Abraham Lincoln: War Veteran Projection

Public Art

Abraham Lincoln: War Veteran Projection

Krzysztof Wodiczko collaborated with American war veterans for Abraham Lincoln: War Veteran Projection, interviewing fourteen participants about their wartime experiences. Their edited stories were projected onto the statue in Union Square Park for thirty-two days, symbolizing the gap between war and civilian life. This project coincided with the U.S. withdrawal from Iraq, resonating strongly in Union Square's history of social justice activism. Wodiczko's return to monumental art in Manhattan stirred meaningful dialogue, including an educational curriculum for local students.
Krzysztof Wodiczko



Union Square, New York, NY.

Krzysztof Wodiczko, Abraham Lincoln: War Veteran Projection, 2012.
  • Project description
  • About the artist
Krzysztof Wodiczko, Abraham Lincoln: War Veteran Projection, 2012.

For Abraham Lincoln: War Veteran Projection, Krzysztof Wodiczko engaged with dozens of American war veterans and their family members to explore the traumatic consequences of war. The artist interviewed a total of fourteen participants, recording conversations about war experiences, the difficult return to civilian life, loss, and guilt. These interviews were then edited into a video that was projected on the statue of Abraham Lincoln In Union Square Park.

For thirty-two days, their voices and gestures animated the silent sculpture that has stood in the park since 1870. The superimposition of moving image, sound and sculpture worked to create a complex work of art reflecting the incommensurable distance existing between those who went to war and those who didn’t. Speaking through the mouth of Lincoln, the participants made their experiences starkly public thereby asking the audience to face the wider implications of war, particularly the fate of traumatized war veterans.

Abraham Lincoln resonated all the more powerfully given the, at the time, imminent American withdrawal from Iraq and Union Square’s historical significance as a site for protest in favor of social justice.

Abraham Lincoln: War Veteran Projection marked a return of sorts for Wodiczko whose last monumental work in Manhattan was the influential and often cited Homeless Project (1988).

A related Educational Curriculum associated with this project was also designed for Manhattan’s 7th and 8th grade students, focusing on American history as part of their mandated course of study. We urge educators to consider participating and helping continue this important dialogue.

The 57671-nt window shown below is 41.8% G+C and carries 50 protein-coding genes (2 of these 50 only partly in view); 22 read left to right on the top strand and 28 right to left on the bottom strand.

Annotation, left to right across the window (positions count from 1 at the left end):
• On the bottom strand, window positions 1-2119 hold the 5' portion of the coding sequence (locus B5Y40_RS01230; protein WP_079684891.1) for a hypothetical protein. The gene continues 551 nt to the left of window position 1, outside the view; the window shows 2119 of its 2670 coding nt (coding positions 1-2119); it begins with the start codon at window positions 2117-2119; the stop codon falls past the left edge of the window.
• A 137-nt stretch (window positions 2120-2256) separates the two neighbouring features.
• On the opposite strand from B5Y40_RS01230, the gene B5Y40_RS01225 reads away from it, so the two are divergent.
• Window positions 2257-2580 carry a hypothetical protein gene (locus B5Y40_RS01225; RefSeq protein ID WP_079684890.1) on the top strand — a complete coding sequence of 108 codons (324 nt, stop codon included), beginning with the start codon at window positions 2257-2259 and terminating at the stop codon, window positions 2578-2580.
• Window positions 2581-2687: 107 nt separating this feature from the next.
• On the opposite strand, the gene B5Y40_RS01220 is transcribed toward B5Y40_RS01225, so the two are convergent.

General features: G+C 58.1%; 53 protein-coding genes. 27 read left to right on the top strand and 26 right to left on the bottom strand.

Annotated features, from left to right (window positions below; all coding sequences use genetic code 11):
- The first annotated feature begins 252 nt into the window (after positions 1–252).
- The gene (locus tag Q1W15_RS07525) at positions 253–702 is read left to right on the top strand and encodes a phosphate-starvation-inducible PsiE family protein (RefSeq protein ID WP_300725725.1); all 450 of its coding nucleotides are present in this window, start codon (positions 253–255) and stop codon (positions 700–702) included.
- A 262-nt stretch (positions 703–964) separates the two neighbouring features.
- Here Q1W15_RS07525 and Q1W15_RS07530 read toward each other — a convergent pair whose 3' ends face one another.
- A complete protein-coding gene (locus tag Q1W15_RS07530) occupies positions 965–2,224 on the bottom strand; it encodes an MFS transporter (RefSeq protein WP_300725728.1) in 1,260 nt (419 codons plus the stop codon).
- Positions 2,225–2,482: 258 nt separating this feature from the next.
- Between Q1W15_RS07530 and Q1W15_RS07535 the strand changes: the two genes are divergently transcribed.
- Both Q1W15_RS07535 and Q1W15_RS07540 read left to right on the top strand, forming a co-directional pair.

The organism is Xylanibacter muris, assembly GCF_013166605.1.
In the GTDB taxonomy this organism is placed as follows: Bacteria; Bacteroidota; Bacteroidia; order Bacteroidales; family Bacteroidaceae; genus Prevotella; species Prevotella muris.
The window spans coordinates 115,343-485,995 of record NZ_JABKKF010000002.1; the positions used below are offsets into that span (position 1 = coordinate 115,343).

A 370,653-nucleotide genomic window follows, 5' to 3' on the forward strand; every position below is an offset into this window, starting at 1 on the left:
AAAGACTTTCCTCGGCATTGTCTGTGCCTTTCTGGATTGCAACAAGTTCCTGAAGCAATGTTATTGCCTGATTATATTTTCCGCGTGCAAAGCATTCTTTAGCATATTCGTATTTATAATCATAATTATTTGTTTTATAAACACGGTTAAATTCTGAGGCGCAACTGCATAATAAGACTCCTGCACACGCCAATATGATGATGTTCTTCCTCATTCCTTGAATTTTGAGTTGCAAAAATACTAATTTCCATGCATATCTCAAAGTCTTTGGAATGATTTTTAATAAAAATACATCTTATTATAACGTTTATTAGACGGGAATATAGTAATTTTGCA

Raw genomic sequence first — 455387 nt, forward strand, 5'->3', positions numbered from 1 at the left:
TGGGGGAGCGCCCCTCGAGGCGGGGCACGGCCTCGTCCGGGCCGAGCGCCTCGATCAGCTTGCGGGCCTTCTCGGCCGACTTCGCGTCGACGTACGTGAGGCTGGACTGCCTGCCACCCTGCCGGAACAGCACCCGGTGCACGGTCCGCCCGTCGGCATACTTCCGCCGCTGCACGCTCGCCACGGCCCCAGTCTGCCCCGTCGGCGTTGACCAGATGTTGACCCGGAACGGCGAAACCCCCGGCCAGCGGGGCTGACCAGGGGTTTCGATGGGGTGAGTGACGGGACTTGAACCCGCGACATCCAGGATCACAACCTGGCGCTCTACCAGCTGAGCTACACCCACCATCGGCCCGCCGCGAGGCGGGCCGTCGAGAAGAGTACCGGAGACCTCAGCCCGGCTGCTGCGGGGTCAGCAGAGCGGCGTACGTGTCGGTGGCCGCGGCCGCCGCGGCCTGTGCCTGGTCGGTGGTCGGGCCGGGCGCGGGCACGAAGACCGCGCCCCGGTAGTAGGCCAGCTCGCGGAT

Krzysztof Wodiczko

Krzysztof Wodiczko was born in 1943 in Warsaw, Poland, and lives and works in New York and Cambridge, Massachusetts. Since 1980, he has created more than seventy large-scale slide and video projections of politically charged images on architectural façades and monuments worldwide. By appropriating public buildings and monuments as backdrops for projections, Wodiczko focuses attention on ways in which architecture and monuments reflect collective memory and history. In 1996, he added sound and motion to the projections, and began to collaborate with communities around chosen projection sites—giving voice to the concerns of heretofore marginalized and silent citizens who live in the monuments’ shadows.

Projecting images of community members’ hands, faces, or entire bodies onto architectural façades, and combining those images with voiced testimonies, Wodiczko disrupts our traditional understanding of the functions of public space and architecture. He challenges the silent, stark monumentality of buildings, activating them in an examination of notions of human rights, democracy, and truths about the violence, alienation, and inhumanity that underlie countless aspects of social interaction in present-day society. Wodiczko has also developed “instruments” to facilitate survival, communication, and healing for homeless people and immigrants; these therapeutic devices—which Wodiczko envisions as technological prosthetics or tools for empowering and extending human abilities—address physical disability as well as economic hardship, emotional trauma, and psychological distress.